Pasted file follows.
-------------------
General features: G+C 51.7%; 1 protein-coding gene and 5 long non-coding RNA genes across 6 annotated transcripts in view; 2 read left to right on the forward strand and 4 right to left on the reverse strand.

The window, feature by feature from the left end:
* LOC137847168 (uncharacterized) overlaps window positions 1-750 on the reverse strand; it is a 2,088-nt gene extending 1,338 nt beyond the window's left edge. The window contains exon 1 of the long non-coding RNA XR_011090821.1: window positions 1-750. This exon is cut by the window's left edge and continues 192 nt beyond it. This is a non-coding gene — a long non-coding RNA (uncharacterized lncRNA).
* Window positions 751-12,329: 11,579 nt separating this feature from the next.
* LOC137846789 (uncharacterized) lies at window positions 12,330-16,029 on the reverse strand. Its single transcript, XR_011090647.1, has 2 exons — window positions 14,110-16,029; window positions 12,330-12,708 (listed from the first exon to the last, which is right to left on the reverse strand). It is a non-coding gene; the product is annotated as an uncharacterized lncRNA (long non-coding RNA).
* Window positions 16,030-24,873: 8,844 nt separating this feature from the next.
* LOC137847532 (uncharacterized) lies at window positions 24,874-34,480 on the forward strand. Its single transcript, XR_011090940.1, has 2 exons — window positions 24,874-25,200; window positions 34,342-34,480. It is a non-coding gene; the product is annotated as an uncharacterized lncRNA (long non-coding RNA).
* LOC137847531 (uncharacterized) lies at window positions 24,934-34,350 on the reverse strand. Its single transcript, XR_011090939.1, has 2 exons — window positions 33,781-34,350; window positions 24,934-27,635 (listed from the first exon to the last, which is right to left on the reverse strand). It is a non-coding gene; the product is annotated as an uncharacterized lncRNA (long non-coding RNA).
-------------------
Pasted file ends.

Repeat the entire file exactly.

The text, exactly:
General features: G+C 51.7%; 1 protein-coding gene and 5 long non-coding RNA genes across 6 annotated transcripts in view; 2 read left to right on the forward strand and 4 right to left on the reverse strand.

The window, feature by feature from the left end:
* LOC137847168 (uncharacterized) overlaps window positions 1-750 on the reverse strand; it is a 2,088-nt gene extending 1,338 nt beyond the window's left edge. The window contains exon 1 of the long non-coding RNA XR_011090821.1: window positions 1-750. This exon is cut by the window's left edge and continues 192 nt beyond it. This is a non-coding gene — a long non-coding RNA (uncharacterized lncRNA).
* Window positions 751-12,329: 11,579 nt separating this feature from the next.
* LOC137846789 (uncharacterized) lies at window positions 12,330-16,029 on the reverse strand. Its single transcript, XR_011090647.1, has 2 exons — window positions 14,110-16,029; window positions 12,330-12,708 (listed from the first exon to the last, which is right to left on the reverse strand). It is a non-coding gene; the product is annotated as an uncharacterized lncRNA (long non-coding RNA).
* Window positions 16,030-24,873: 8,844 nt separating this feature from the next.
* LOC137847532 (uncharacterized) lies at window positions 24,874-34,480 on the forward strand. Its single transcript, XR_011090940.1, has 2 exons — window positions 24,874-25,200; window positions 34,342-34,480. It is a non-coding gene; the product is annotated as an uncharacterized lncRNA (long non-coding RNA).
* LOC137847531 (uncharacterized) lies at window positions 24,934-34,350 on the reverse strand. Its single transcript, XR_011090939.1, has 2 exons — window positions 33,781-34,350; window positions 24,934-27,635 (listed from the first exon to the last, which is right to left on the reverse strand). It is a non-coding gene; the product is annotated as an uncharacterized lncRNA (long non-coding RNA).